Deck Stairs With No Landing
If your deck is low to the ground, you have many design options for its stairs. Because low decks require only one or two steps, building codes may not require railings or landings.
You may decide to set the stairs at an angle at a corner of the deck using wide steps to give the deck a contemporary look. To heighten this effect, incorporate several angles for the same set of stairs or add an additional set of stairs off another corner of the deck.
High Decks and Landings
If the deck is high above the ground, railings and landings will be required according to building codes. One design idea is to use a landing to mark a change in the direction of the bottom portion of the stairs.
If you use this design option, ensure the bottom portion of the staircase is not under the deck for safety. Another design idea is to create wide stairs with multiple landings for appeal.
If you do not want the staircase to become a focal point, set the stairs to one side of the deck.
Open risers can provide strong visual impact for deck stairs. However, if you choose this design option, keep in mind that building inspectors will examine your deck stairs to ensure the rise and run conforms to local building codes.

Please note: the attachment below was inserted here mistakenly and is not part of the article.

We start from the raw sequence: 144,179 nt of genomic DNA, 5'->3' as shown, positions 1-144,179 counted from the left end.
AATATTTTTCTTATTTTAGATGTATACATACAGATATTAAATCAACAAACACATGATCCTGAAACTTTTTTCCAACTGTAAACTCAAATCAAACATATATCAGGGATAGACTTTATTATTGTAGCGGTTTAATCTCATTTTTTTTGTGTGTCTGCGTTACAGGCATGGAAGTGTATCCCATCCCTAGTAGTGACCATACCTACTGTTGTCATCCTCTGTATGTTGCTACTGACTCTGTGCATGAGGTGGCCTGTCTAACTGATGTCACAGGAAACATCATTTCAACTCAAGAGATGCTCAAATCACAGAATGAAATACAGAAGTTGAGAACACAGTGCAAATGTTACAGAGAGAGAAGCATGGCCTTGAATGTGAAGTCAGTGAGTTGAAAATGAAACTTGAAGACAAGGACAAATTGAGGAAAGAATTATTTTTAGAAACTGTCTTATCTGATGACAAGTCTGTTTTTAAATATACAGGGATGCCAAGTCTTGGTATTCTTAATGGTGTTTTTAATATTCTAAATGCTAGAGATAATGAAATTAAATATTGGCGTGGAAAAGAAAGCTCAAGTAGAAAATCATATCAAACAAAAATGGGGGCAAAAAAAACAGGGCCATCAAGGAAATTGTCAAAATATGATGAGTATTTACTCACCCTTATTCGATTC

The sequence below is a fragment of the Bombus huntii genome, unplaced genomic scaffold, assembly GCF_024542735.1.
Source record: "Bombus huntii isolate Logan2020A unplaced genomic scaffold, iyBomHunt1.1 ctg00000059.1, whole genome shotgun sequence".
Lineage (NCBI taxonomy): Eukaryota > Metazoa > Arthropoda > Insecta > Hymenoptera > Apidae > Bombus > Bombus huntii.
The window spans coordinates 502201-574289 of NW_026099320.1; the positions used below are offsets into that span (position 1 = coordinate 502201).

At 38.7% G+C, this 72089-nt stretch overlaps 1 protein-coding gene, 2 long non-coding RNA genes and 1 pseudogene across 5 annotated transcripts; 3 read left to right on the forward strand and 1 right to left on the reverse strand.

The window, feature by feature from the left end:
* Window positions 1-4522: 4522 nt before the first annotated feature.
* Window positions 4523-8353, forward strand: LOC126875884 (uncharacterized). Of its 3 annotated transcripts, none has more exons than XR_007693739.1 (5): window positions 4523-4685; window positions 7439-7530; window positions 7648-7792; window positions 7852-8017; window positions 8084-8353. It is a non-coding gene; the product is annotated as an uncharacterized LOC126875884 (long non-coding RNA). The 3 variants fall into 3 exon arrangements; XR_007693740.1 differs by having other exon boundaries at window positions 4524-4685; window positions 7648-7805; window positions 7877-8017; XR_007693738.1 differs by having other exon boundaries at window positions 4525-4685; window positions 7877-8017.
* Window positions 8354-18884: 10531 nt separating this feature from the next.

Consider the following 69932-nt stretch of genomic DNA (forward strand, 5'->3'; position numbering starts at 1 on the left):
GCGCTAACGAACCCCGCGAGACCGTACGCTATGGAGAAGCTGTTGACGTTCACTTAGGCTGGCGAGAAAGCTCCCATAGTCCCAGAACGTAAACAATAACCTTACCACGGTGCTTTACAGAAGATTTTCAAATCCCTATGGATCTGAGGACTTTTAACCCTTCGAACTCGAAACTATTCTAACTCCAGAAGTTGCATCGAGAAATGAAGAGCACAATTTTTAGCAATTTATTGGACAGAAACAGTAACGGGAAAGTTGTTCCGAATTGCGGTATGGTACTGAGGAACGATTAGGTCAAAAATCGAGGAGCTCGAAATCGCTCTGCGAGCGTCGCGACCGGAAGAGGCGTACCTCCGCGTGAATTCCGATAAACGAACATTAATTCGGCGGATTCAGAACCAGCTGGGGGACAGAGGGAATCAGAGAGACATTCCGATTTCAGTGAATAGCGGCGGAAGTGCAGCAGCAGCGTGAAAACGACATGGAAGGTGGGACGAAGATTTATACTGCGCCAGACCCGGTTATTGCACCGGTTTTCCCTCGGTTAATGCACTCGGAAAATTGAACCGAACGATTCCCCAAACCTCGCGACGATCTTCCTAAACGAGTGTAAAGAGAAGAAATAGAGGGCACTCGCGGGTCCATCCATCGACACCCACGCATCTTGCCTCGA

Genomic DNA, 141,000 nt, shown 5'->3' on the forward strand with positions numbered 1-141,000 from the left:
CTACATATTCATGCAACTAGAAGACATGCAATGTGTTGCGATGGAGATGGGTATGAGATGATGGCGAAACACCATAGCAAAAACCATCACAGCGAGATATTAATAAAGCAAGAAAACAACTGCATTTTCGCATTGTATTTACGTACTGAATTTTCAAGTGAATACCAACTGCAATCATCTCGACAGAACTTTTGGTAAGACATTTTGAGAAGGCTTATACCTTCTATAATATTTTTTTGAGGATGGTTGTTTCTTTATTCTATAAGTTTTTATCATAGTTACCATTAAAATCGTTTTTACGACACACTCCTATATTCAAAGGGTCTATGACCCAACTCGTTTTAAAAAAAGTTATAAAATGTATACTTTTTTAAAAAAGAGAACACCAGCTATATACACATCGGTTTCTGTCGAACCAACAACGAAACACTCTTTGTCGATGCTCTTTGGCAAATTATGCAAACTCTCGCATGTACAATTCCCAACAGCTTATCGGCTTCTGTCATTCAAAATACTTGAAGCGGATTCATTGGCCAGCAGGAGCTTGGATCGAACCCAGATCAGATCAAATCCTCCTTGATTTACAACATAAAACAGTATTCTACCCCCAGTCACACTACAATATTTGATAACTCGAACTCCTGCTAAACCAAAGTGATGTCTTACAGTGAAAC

Open risers must be small enough so that they are not a safety hazard. Open stairs can be used with or without landings.
Multilevel Deck Stairs
A trend in deck design is to build the deck on several levels, having each level double as a landing and a deck. Place the barbeque grill close to the house, the seating area down a level to avoid heat and smoke from the grill and a third level suitable for children or for use as a solarium.
For multilevel decks, decide if the deck stairs will span the entire opening, or whether a 3- or 4-foot wide stairway is preferred. Most building codes for decks require deck stairs to be a minimum of 36-inches wide.